We have lots of examples of geographic and cultural isolation. None of them involve complete genetic isolation except when there is complete geographic isolation, which is not in view here.

I find that extremely implausible. Based on all historical evidence, humans will attempt to mate with just about anything that looks remotely human. They also have quite a strong aversion to incest (as do apes in general), which further discourages mating within a single family. This looks like an ad hoc hypothesis with no scientific motivation.

(Jay Johnson) #965

You consistently confuse “human” as used in scientific literature and “human” as used in everyday discourse. Word meanings are determined by usage, not by fiat. In everyday usage, “human” is exactly equal to H. sapiens, which is not confusing at all to the average person since we are the only living example of the genus Homo. In scientific discourse, where many extinct examples of Homo must be taken into consideration, “human” takes on a different meaning. Constantly insisting that everyone use “human” in its scientific sense is a waste of time and energy, as well as a hindrance to actual communication.

Chimps have theory of mind on the order of human children below the age of 5. (Yes, I used human in its colloquial sense.) This is presupposed by the fact that chimps practice deception. I can supply a citation, if you like.

Language requires a population of speakers. It is as unlikely for two people to invent a language as it is for a single breeding pair to give rise to a species. The rest of your post is a long list of “maybe this, maybe that, maybe maybe maybe.”

I don’t have time to read the paper right now, but I suspect the distinction is between full-blown “modern” language – with fully modern grammar – versus a “proto-language.” Proto-language can be of varying complexity, beginning from gestures and simple one-word communications, which do not require symbolicity. Proto-language most likely began with erectus, and Neanderthal certainly possessed an advanced form of it, although not fully modern language. Hope that helps.

It was a spiral process.
Evolution of language

(Steve Schaffner) #966

Because you’ve been looking for two-person bottlenecks that could escape detection – that won’t be detected by PSMC, that don’t reduce heterozygosity too much. A prolonged small population would not escape detection.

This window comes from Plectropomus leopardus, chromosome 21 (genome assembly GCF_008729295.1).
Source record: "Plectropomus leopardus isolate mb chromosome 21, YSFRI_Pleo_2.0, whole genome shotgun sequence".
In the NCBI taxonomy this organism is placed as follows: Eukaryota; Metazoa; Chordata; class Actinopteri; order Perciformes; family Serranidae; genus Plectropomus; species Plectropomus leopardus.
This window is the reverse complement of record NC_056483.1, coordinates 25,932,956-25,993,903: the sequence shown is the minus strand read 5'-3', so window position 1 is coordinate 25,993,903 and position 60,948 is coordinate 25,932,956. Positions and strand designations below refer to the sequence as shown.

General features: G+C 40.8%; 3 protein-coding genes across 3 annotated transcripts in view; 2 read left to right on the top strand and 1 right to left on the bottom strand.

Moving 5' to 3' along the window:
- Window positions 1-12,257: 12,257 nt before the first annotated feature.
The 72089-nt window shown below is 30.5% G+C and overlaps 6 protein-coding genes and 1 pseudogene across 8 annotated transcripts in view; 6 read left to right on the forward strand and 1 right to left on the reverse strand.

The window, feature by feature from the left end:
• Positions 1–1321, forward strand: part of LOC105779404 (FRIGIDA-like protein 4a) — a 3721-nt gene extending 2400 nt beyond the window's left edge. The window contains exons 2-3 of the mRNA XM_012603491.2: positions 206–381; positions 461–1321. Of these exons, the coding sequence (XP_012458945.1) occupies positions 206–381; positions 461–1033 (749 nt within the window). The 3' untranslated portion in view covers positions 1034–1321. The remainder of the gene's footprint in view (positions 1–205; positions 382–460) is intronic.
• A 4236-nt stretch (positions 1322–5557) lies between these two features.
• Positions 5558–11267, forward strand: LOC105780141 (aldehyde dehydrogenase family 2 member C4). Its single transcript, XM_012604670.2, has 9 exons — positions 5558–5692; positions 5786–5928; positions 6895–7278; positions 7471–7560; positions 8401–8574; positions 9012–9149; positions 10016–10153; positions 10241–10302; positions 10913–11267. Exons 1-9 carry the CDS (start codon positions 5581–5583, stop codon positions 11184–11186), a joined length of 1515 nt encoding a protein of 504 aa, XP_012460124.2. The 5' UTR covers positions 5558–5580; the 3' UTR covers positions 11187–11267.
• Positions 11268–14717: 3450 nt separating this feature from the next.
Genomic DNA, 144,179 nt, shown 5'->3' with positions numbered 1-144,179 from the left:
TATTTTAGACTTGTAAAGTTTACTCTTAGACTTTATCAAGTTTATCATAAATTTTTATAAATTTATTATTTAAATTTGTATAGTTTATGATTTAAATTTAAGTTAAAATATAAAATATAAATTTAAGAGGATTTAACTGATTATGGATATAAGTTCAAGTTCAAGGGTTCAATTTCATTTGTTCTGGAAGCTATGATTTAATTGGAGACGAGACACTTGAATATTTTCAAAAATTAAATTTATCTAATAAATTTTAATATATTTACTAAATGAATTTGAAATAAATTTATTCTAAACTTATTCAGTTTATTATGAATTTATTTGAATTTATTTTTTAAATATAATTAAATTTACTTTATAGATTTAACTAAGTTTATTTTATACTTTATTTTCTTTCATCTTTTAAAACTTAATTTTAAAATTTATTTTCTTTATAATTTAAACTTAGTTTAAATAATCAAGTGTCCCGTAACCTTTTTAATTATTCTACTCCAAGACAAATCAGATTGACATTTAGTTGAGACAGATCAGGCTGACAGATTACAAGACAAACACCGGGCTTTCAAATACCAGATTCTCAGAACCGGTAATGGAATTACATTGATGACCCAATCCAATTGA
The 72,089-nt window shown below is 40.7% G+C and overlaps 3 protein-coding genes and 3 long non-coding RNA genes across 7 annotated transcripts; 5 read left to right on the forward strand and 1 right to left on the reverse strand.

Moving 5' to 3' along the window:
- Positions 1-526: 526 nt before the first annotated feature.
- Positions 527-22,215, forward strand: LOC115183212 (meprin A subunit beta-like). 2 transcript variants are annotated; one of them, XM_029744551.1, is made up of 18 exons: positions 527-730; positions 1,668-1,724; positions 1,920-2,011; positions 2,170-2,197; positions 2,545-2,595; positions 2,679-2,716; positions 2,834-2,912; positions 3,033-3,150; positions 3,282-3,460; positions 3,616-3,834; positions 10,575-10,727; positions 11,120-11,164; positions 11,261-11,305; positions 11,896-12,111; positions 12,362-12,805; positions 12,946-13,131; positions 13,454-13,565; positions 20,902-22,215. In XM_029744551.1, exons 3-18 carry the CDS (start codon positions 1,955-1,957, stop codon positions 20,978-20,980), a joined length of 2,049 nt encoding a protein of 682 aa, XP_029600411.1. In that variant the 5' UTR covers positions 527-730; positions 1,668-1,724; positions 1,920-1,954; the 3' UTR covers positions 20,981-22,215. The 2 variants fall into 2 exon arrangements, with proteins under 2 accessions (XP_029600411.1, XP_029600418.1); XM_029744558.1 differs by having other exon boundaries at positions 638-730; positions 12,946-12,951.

(Jay Johnson) #967

I find a whole lot of this going on. Check out the definition of an ad hoc auxiliary hypothesis in Cladistics and the Origin of Birds, p. 27 (emphasis mine):

An ad-hoc auxiliary hypothesis is one that has been formulated for the specific purpose of restoring agreement between a hypothesis and falsifying observations; it serves no independent explanatory function and does not entail any significant, independently testable implications (e.g., Hempel 1966, Popper 2002). Although ad-hoc auxiliary hypotheses are often used to protect favored hypotheses (Kuhn 1970), and although they may be empirically valid, they actually interfere with testability (Hempel 1966, Popper 2002) by increasing the range of observations with which a hypothesis is compatible. If the introduction of ad-hoc auxiliary hypotheses were considered legitimate, they could be used to explain away all falsifying observations, rendering a favored hypothesis immune to any criticism. Repeatedly obtained observations that contradict a hypothesis should be accepted as falsifying observations rather than explained away.

The “favored hypothesis,” in this case, is that ha’adam (“the man”) was an actual individual.

(Peaceful Science) #968

The math and simulations we are doing show it’s just fine to double every generation. With each couple having 4 kids. That is an annual growth rate of 1.2%, far lower that the ~3% inferred for long time spans amoung native americans. At that rate it is well beyond coallescent methods to detect.

(Steve Schaffner) #969

I consider that explosive growth.

I’m not familiar with this estimate. Reference?

(Jon) #970

This is very quotable.

(Jon) #971

That’s incredibly useful, thanks.


I would certainly like to be proven wrong. Can you cite any pre-2000’s examples of creationists putting forward the idea that Adam and Eve were part of H. erectus in a time period of 200,000+ years before present? I am unaware of any such reference, but I hardly have a handle on all of the literature that exists from that time period.

Also, I doubt any YECs are putting forward the idea that any species existed 200,000 years ago.